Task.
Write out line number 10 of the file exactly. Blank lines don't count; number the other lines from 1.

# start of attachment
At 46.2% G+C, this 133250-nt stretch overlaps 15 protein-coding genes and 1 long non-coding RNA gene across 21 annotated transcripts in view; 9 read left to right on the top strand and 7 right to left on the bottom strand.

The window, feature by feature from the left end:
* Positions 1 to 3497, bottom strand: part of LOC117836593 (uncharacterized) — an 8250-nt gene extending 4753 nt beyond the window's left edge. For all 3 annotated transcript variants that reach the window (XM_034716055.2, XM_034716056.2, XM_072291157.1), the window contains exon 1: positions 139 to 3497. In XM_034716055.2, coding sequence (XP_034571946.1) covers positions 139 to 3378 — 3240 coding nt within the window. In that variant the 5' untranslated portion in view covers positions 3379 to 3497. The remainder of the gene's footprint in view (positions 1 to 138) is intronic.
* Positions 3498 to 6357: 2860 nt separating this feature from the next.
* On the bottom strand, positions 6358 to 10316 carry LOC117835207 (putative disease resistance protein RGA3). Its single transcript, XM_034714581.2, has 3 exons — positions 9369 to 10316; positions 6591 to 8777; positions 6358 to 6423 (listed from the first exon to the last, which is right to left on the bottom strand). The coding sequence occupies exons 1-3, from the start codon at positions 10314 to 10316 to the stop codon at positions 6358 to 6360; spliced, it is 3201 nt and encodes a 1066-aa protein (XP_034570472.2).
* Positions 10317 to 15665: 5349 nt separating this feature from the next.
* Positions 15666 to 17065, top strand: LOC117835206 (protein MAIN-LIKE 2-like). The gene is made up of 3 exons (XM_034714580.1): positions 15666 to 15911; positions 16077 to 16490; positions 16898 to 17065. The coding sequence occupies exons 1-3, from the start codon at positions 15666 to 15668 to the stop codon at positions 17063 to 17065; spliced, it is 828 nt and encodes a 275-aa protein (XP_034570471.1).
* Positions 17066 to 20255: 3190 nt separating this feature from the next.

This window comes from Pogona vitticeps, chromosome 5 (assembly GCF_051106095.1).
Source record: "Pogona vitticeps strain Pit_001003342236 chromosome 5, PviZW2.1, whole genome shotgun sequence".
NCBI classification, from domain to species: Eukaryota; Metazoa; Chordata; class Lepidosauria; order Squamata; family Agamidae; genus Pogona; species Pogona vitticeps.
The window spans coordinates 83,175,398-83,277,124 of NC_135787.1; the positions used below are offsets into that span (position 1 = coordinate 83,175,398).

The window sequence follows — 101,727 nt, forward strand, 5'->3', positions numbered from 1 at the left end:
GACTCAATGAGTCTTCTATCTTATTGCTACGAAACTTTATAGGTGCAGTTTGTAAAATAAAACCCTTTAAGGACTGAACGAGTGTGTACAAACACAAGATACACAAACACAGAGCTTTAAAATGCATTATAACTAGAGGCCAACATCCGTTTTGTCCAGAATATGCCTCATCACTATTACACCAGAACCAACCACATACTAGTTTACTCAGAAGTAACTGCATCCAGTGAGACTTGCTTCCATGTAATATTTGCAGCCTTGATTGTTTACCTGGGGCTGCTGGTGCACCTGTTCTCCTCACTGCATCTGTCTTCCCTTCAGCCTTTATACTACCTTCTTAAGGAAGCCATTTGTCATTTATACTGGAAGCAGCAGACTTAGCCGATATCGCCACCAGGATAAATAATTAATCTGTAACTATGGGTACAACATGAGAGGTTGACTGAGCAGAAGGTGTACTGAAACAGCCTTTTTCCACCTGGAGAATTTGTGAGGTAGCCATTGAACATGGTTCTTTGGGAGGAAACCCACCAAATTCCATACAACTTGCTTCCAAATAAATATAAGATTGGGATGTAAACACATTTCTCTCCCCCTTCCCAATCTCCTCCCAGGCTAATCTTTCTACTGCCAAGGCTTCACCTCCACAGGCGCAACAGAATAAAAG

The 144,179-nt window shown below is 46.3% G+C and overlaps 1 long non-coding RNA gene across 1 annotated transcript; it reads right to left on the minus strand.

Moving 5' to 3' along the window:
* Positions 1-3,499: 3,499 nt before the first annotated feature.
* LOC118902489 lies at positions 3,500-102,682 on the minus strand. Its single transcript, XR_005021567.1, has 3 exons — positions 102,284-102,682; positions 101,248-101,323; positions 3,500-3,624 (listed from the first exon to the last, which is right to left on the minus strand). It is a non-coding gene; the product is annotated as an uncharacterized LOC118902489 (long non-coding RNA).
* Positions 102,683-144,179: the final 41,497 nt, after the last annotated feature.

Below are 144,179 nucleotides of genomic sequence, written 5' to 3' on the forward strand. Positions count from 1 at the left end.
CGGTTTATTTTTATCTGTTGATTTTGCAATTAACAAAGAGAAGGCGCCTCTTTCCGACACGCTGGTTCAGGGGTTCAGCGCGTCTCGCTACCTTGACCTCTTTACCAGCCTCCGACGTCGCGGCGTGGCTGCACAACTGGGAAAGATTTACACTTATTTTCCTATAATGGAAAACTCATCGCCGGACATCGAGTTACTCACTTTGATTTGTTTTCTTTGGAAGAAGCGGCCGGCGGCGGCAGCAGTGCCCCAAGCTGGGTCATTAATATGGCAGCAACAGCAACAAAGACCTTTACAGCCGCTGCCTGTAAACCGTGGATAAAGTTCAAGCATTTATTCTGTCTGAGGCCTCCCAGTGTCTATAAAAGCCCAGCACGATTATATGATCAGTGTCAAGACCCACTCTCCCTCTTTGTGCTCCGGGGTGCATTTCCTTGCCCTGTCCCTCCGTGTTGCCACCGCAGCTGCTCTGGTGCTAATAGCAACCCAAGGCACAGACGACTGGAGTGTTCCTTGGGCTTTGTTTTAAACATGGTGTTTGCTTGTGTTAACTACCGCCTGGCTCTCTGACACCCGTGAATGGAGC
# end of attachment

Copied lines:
Source record: "Pogona vitticeps strain Pit_001003342236 chromosome 5, PviZW2.1, whole genome shotgun sequence".